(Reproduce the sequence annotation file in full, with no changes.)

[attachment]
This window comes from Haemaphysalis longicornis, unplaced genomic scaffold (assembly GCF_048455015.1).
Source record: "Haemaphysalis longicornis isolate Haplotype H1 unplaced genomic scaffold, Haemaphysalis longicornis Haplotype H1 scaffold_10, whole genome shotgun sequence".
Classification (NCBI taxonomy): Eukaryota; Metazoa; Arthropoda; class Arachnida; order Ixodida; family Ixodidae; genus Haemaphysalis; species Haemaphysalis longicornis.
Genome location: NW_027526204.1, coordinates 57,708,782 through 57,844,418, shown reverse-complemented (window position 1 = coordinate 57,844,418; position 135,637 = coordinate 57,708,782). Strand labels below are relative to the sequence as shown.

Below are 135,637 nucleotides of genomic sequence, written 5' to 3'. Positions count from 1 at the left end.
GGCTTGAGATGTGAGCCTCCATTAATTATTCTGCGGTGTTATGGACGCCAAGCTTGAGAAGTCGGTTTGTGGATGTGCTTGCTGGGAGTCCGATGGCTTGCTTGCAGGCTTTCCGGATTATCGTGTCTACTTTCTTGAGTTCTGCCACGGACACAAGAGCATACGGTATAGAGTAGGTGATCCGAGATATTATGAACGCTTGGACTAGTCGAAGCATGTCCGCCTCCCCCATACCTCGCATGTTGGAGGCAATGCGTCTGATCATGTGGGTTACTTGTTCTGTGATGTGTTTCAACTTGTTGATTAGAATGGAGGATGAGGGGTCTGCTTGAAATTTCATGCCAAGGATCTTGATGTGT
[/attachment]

This window comes from Haemaphysalis longicornis, unplaced genomic scaffold (assembly GCF_048455015.1).
Source record: "Haemaphysalis longicornis isolate Haplotype H1 unplaced genomic scaffold, Haemaphysalis longicornis Haplotype H1 scaffold_10, whole genome shotgun sequence".
Classification (NCBI taxonomy): Eukaryota; Metazoa; Arthropoda; class Arachnida; order Ixodida; family Ixodidae; genus Haemaphysalis; species Haemaphysalis longicornis.
Genome location: NW_027526204.1, coordinates 57,708,782 through 57,844,418, shown reverse-complemented (window position 1 = coordinate 57,844,418; position 135,637 = coordinate 57,708,782). Strand labels below are relative to the sequence as shown.

Below are 135,637 nucleotides of genomic sequence, written 5' to 3'. Positions count from 1 at the left end.
GGCTTGAGATGTGAGCCTCCATTAATTATTCTGCGGTGTTATGGACGCCAAGCTTGAGAAGTCGGTTTGTGGATGTGCTTGCTGGGAGTCCGATGGCTTGCTTGCAGGCTTTCCGGATTATCGTGTCTACTTTCTTGAGTTCTGCCACGGACACAAGAGCATACGGTATAGAGTAGGTGATCCGAGATATTATGAACGCTTGGACTAGTCGAAGCATGTCCGCCTCCCCCATACCTCGCATGTTGGAGGCAATGCGTCTGATCATGTGGGTTACTTGTTCTGTGATGTGTTTCAACTTGTTGATTAGAATGGAGGATGAGGGGTCTGCTTGAAATTTCATGCCAAGGATCTTGATGTGT